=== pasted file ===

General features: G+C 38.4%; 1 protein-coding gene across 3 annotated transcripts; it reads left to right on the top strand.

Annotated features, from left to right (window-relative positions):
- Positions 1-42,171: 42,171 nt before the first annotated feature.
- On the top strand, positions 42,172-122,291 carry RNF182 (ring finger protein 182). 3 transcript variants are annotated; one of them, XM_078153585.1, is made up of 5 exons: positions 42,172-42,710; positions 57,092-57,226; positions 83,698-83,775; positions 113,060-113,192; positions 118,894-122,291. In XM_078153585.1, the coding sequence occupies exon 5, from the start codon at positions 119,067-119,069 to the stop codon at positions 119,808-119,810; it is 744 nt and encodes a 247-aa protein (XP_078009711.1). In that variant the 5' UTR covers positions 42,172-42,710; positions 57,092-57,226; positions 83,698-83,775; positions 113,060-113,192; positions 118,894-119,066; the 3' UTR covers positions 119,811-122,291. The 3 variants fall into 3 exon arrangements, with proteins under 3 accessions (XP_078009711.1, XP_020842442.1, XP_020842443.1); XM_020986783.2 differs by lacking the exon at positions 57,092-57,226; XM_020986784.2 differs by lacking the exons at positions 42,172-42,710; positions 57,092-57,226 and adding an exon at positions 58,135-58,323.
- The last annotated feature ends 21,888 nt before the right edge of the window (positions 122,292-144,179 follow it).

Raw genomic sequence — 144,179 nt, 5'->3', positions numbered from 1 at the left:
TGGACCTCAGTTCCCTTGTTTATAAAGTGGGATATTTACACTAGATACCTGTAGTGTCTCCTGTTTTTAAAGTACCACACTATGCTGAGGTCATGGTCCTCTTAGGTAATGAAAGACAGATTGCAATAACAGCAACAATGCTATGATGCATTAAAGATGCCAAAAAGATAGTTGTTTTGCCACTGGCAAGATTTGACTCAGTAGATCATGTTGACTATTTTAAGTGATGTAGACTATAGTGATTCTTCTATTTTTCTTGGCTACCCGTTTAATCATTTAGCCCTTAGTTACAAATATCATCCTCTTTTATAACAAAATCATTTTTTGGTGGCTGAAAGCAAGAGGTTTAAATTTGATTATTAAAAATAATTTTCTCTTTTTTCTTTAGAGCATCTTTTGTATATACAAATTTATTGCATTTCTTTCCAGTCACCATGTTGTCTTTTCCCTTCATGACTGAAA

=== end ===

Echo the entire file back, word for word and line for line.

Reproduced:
General features: G+C 38.4%; 1 protein-coding gene across 3 annotated transcripts; it reads left to right on the top strand.

Annotated features, from left to right (window-relative positions):
- Positions 1-42,171: 42,171 nt before the first annotated feature.
- On the top strand, positions 42,172-122,291 carry RNF182 (ring finger protein 182). 3 transcript variants are annotated; one of them, XM_078153585.1, is made up of 5 exons: positions 42,172-42,710; positions 57,092-57,226; positions 83,698-83,775; positions 113,060-113,192; positions 118,894-122,291. In XM_078153585.1, the coding sequence occupies exon 5, from the start codon at positions 119,067-119,069 to the stop codon at positions 119,808-119,810; it is 744 nt and encodes a 247-aa protein (XP_078009711.1). In that variant the 5' UTR covers positions 42,172-42,710; positions 57,092-57,226; positions 83,698-83,775; positions 113,060-113,192; positions 118,894-119,066; the 3' UTR covers positions 119,811-122,291. The 3 variants fall into 3 exon arrangements, with proteins under 3 accessions (XP_078009711.1, XP_020842442.1, XP_020842443.1); XM_020986783.2 differs by lacking the exon at positions 57,092-57,226; XM_020986784.2 differs by lacking the exons at positions 42,172-42,710; positions 57,092-57,226 and adding an exon at positions 58,135-58,323.
- The last annotated feature ends 21,888 nt before the right edge of the window (positions 122,292-144,179 follow it).

Raw genomic sequence — 144,179 nt, 5'->3', positions numbered from 1 at the left:
TGGACCTCAGTTCCCTTGTTTATAAAGTGGGATATTTACACTAGATACCTGTAGTGTCTCCTGTTTTTAAAGTACCACACTATGCTGAGGTCATGGTCCTCTTAGGTAATGAAAGACAGATTGCAATAACAGCAACAATGCTATGATGCATTAAAGATGCCAAAAAGATAGTTGTTTTGCCACTGGCAAGATTTGACTCAGTAGATCATGTTGACTATTTTAAGTGATGTAGACTATAGTGATTCTTCTATTTTTCTTGGCTACCCGTTTAATCATTTAGCCCTTAGTTACAAATATCATCCTCTTTTATAACAAAATCATTTTTTGGTGGCTGAAAGCAAGAGGTTTAAATTTGATTATTAAAAATAATTTTCTCTTTTTTCTTTAGAGCATCTTTTGTATATACAAATTTATTGCATTTCTTTCCAGTCACCATGTTGTCTTTTCCCTTCATGACTGAAA